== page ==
Hang out on the steps of the Kairali theatre complex and watch the IFFK action unfold
If the Gregory Peck-Audrey Hepburn starrer Roman Holiday made an icon out of Rome’s Spanish steps, the International Film Festival of Kerala (IFFK) has more or less done the same for the steps at the Kairali-Sree-Nila theatre complex. These steps leading up from the main car porch of the complex, is the where all the action unfolds at the fete. Never mind the fact that they tend to be over-crowded, pretty uncomfortable to sit and it’s often too hot for words there. It is on the steps, in full view of the entire gamut of the local media, that people come to see and be seen, where IFFK really happens for delegates, officials, film industry insiders and the media. In fact, as many IFFK regulars will tell you, no visit to the reel world is complete without watching the real life drama unfold on the steps.
“Sitting on the steps is really like watching a movie; a weird movie within a movie that’s being made all around you,” says techie-turned-film student Geetha K. Vincent, from Thrissur, who we find sitting on the top step, with her cousin Alvin and a bunch of their friends. This is her maiden experience of IFFK.
“The scene’s crazy here. Lots of art types, of all ages, with their jute IFFK kit bags slung over their shoulders, mill about the place talking cinema, with the media right there to capture their every move. It’s been very interesting to just sit back and watch it all,” adds Geetha.
Arjun S. from Cherthala, Alappuzha, who is also attending his maiden fete, says: “Ever since I heard about the fete from my friends, I’ve wanted to sit on the Kairali steps. Now that I am here, I’m simply awestruck. The vibe is fantastic mainly because all these people are serious about cinema. I can’t imagine anything like this happening back home or in any other city in Kerala.” His friend Girish Deth, who works for the Food Corporation of India, on his fourth IFFK, says: “If you want to take part in a discussion on cinema with random people, come sit on the steps. If you want to hear people talk about cinema, come sit here. If you want to raise a protest or show solidarity with one, come sit here. If you want to make yourself heard, come sit here... I myself must have given bytes to about three different television channels on my thoughts on world cinema and my love for Korean movies.” So, he’s one of the fete’s many Kim Ki Duk fans… “Actually I think there are better Korean directors, Park Chan-wook, for example. His Vengence Trilogy is spectacular so is his Joint Security Area.”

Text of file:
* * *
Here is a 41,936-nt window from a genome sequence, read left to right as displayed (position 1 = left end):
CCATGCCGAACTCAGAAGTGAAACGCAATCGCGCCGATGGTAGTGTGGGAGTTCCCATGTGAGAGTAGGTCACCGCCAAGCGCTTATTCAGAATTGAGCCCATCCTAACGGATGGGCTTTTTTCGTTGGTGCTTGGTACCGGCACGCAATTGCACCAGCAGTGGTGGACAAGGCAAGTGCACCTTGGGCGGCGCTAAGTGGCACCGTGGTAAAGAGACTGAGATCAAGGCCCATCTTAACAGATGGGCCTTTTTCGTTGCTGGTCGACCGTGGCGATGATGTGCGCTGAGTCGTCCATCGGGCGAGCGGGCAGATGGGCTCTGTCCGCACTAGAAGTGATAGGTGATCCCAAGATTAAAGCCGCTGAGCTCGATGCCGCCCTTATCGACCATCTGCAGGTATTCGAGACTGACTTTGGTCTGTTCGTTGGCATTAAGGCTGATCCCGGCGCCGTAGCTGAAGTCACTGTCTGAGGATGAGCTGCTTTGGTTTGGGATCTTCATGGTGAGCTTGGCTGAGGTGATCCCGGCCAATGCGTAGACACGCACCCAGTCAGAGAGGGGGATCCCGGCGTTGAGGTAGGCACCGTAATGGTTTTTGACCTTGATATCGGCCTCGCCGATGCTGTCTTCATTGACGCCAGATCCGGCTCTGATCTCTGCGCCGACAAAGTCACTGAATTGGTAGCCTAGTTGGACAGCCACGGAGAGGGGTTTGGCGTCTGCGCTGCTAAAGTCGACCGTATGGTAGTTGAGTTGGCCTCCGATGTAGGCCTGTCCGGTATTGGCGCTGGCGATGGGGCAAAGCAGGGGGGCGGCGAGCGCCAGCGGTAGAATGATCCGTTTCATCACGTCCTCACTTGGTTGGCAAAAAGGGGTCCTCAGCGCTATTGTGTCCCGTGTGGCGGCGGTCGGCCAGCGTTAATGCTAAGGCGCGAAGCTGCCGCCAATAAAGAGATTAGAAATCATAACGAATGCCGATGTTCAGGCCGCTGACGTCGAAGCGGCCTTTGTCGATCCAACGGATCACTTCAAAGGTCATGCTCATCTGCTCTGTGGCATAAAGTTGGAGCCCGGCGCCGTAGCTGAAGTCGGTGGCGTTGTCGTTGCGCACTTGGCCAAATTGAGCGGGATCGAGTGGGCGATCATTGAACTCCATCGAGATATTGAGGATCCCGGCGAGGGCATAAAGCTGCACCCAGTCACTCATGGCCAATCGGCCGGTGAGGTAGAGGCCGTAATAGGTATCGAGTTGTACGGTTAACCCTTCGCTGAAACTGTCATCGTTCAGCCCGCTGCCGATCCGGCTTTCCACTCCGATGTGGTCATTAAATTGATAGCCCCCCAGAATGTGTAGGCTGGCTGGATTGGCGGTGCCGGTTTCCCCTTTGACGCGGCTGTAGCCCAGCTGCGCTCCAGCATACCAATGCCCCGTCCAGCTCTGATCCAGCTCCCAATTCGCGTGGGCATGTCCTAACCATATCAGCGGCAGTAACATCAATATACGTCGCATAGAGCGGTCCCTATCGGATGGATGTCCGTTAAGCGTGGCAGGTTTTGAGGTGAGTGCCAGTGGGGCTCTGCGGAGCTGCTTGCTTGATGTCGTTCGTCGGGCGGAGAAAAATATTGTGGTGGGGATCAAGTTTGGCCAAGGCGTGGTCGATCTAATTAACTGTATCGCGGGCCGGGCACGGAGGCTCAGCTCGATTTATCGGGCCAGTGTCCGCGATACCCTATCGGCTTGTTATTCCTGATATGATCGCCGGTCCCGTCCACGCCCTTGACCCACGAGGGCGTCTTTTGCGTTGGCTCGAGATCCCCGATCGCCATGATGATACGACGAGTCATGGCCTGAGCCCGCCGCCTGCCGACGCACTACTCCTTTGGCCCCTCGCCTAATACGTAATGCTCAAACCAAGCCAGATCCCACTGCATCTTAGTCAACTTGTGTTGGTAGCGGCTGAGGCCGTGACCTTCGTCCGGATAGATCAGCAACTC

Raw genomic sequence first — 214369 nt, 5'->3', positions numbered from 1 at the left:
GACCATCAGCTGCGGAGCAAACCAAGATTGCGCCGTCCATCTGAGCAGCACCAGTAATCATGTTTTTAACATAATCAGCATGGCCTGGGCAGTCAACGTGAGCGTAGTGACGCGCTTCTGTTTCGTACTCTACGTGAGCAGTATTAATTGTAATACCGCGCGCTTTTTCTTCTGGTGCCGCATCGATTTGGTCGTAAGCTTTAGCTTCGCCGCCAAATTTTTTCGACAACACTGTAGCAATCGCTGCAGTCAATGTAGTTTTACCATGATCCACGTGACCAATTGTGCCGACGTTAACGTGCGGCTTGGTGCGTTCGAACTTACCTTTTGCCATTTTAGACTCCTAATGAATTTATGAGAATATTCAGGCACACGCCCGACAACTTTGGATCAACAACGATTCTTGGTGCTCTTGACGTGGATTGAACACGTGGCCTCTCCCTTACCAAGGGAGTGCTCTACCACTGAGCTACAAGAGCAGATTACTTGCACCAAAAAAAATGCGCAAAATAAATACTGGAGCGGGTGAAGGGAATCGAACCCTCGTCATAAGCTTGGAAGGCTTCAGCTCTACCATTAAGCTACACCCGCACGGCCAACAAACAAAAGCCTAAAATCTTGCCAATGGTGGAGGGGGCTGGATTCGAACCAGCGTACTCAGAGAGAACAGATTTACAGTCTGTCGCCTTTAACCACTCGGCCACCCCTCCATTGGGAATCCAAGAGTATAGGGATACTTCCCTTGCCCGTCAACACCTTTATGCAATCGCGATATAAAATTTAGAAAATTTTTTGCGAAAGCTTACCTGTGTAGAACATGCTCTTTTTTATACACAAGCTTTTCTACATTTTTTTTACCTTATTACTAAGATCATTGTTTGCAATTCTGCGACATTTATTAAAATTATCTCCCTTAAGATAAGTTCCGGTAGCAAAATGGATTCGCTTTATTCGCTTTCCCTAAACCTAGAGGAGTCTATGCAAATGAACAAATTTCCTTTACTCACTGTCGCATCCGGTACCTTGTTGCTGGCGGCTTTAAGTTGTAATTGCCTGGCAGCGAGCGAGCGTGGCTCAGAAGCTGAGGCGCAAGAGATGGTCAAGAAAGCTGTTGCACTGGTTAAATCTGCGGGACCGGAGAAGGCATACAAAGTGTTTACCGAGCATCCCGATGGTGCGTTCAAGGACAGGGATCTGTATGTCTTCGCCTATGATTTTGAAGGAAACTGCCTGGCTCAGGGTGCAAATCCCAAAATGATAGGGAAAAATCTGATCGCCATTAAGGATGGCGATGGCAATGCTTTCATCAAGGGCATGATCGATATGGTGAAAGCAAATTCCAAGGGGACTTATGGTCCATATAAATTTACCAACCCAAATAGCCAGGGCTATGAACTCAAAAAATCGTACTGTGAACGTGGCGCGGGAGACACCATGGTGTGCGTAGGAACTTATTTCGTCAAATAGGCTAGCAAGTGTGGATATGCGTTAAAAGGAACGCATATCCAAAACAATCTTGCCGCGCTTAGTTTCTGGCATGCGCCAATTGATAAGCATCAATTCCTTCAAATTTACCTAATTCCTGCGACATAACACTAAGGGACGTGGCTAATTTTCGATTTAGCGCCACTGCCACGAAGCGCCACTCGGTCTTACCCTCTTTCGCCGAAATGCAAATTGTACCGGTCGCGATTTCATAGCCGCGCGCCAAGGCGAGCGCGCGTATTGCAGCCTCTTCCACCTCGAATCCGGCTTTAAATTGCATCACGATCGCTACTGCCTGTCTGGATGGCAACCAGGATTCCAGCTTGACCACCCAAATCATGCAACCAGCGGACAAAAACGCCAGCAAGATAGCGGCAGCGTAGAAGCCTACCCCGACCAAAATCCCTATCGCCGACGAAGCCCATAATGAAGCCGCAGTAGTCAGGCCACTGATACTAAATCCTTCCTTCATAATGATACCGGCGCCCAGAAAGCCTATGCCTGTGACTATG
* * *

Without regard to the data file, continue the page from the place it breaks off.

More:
As we understand, people/celebrity watching is another main activity on the steps. “We’re a couple of hours early for the afternoon screening at Kairali and we’ve been having a ball hanging out with friends and watching people and celebrities trooping in and out of the complex,” say Shilpa Raj P.J and Lubna Hamsa, second year students of the College of Fine Arts. Bunking class? “There are no classes because all our classmates, juniors and seniors have come for the fete!” say the duo with a laugh.
Then there are others who’ve come to entertain such as musicians Nevin Alex and his buddy Vishnu Mohan of Kochi-based band Pepper.
The duo had the crowd singing along with them to popular English, Malayalam and Tamil numbers, with Nevin strumming the guitar. The steps are also abuzz with gossip that quickly gets passed from one end to the other. “Did you know that Kim Ki Duk has asked for personal security guards for fear that he will be mobbed? Did you hear that Rocket got a standing ovation after the screening?”
The drama continues.
The steps, it seems, are also the place to catch up on the latest in fashion. Overheard: “Check out Deedi Damodaran’s fabulous lizard pendant. Did you see the black sari that dubbing artiste Bhagyalaskhmi was wearing or the designer bag that television host Soumya Balan was carrying?” Most of the younger delegates, boys and girls, appear to have the casual look down to a T, favouring jeans, worn with elbow length kurtas and teamed with funky accessories. The older delegates, particularly the women, seem to go for ethnic clothes. Leading the way is the fete’s artistic director, Bina Paul, who is always seen in exquisite saris and salwars. “Honestly, I don’t have a style as such; I just throw things together for matching colours and for comfort. In fact, I was looking at a photo of mine that appeared in a paper the other day and I realised that I had worn the same kurta for the fete three years ago,” says Bina, with a laugh.
Warning! If you’re even remotely well-dressed, be prepared to be snapped!